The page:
Black Spot


This past Wednesday morning was a little somber. As glorious as it was to see a new President and Vice-President sworn into office, it was a somber day. The harsh reality of an empty mall filled rather with waving flags instead of Americans cheering on a new president remind me of Jesus’s response to the Pharisees who asked that he rebuke his disciples because of their praise of him. Jesus responded in Luke 19:40 “I tell you, if these were silent, the very stones will cry out.” The flags represented, for me, the voice of every American who can see himself or herself as being a part of the big picture.


It was disheartening to see former President Trump skip the inauguration of his successor and leave town isolated, diminished, and less triumphant. Save for Jimmy Carter, all living presidents made it to this inauguration, so how come he could not join his predecessors in a show of goodwill to his successor? He did a lot of good as President but in spite of all the good he has done, in twenty, thirty, forty years’ time, not many people will remember efforts such as his tax cuts or even his attempt at reforming the criminal justice system. People will, instead, remember his character and how he treated his successor. And as I shared last week, I am less interested in his politics, or any other person’s politics. I am more interested in his character, and in yours.


Having character does not mean being perfect. It simply means that you can draw on a set of core values in your approach to life. Those core values - your substance, if you will - which, in part, is shaped by your faith, always draw you towards uprightness, honesty, integrity, compassion, and love. That is why the gospels invite us ever more deeply into the orbit of gracefulness and purity of heart: "Blessed are the pure in heart, for they shall see God." Jesus said.


There is a story of a professor who, upon entering a classroom one morning, asked his students to prepare for a surprise test. They waited anxiously at their desks for the test to begin. The professor handed out the test paper with the text facing down, as usual. Once he handed them all out, he asked his students to turn the page and begin. To everyone’s surprise, there were no questions… only a black dot in the center of the page. The professor, seeing the expression on everyone’s face, told them the following:


“I want you to write what you see there.”

The students, confused, got started on the challenging task of explaining what they saw.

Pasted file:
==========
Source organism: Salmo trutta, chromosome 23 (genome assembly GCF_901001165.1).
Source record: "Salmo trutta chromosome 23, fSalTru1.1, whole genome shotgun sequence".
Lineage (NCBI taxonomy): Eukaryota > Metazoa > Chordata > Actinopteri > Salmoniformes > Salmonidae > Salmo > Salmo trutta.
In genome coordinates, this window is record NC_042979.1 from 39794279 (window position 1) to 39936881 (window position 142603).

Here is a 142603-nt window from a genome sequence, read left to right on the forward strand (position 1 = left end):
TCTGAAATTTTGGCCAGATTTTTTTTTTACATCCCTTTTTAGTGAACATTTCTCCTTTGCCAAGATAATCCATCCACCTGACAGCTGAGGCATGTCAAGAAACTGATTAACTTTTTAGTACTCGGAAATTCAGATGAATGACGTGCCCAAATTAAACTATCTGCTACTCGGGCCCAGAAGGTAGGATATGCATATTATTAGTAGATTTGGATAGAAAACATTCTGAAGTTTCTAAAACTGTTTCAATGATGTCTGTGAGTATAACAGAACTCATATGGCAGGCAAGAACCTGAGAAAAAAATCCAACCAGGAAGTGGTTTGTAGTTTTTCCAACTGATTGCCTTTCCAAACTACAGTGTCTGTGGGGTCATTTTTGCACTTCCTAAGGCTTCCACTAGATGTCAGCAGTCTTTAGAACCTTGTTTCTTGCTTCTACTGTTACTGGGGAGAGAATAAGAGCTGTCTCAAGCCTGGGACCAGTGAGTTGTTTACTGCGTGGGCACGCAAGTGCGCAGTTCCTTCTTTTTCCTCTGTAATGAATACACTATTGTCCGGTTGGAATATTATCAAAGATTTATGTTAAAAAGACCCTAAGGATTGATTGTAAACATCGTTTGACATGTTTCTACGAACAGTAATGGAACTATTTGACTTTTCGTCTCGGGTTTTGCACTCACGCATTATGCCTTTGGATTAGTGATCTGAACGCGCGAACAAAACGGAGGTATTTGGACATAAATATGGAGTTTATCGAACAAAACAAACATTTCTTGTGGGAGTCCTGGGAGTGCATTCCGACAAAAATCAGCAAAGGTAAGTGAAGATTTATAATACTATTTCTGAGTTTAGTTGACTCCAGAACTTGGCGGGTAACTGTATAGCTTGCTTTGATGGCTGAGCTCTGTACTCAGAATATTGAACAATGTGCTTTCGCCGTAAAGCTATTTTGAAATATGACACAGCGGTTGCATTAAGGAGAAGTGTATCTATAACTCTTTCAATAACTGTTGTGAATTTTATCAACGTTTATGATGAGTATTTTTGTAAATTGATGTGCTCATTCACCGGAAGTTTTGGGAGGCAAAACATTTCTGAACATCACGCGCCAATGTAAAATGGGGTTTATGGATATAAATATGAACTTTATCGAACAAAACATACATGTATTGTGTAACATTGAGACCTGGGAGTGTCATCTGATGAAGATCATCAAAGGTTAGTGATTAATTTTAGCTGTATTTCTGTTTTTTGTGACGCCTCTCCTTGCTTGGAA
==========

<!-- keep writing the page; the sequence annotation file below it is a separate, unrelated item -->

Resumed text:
At the end of the test, the professor took all the completed test papers and started reading each one of them aloud in front of all the students. All of them, with no exceptions, described the black dot, trying to explain its position in the middle of the sheet, its shape, color, and so on. With all of them having been read and the bewildered classroom silent, the professor began to explain:

"I am not going to grade on you this, I just wanted to give you something to think about. No one wrote about the white part of the paper. Everyone focused instead on the Black Spot – and the same happens in our lives. We have a white paper to observe and enjoy, but we always focus on the Black Spots."


Our life is a gift that is given to us by God with love and care, and we always have reasons - more than enough reasons - to celebrate that life: nature renewing itself every day, our friends around us, the job that provides our livelihood, the miracles we see every day, and life, itself.


However, we insist on focusing only on the Black Spots – political differences, racial differences, religious differences, sexual differences, and many others that set us apart, one from another. The reality is that those Black Spots are exceedingly small compared to everything we have in our lives, but they are the ones that pollute our minds, create within us a reason for enmity or hatred for another person and build in us walls that are so high that no one can scale over them.


For a moment, take your eyes away from the Black Spot in your life. Take your eyes away from the Black Spot that holds you in bondage. Take your eyes away from even the Black Spot in our country. Look beyond that Black Spot, and see the big picture. If we ever felt limited, it was because we failed to be defined by the common objects of our love. If we ever felt limited, it was because we couldn’t embrace the invitation to look beyond the horizon - to seize the opportunities that lie beyond our wildest dreams, to actually understand that God is exiled in each of us - you and me.


For that reason, within each of us is that divine mandate to seek union with one another. Hear Jesus’ priestly prayer, “That all of them may be one, Father, just as you are in me and I am in you. May they also be in us so that the world may believe that you have sent me.” To seek this unity isn’t about uniformity, nor is it about collapsing all we know and care about ourselves into a sea of water leaving no trace. Rather, it is about the big picture. Do I see the big picture, and can I fit into that big picture?


I never thought that Washington, D.C., the capital of a free people, could be sealed off to her citizens because of a potential threat to the safety of her citizens. The insurrection on January 6th changed everything for so many of us. In spite of that, democracy won yesterday. We witnessed a peaceful transfer of power and a call to unity. To me, it is a call that invites us to focus not only on our disappointments or elations about the elections but to also look at the big picture, to focus not only on the Black Spot but everything around it - including the dot itself.


After all was said and done, I thought yesterday was a good day. I saw the Black Spot but I saw more than only that Black Spot.


I saw myself in the big picture, and I hope you can also see yourself in your big picture.


Manny.

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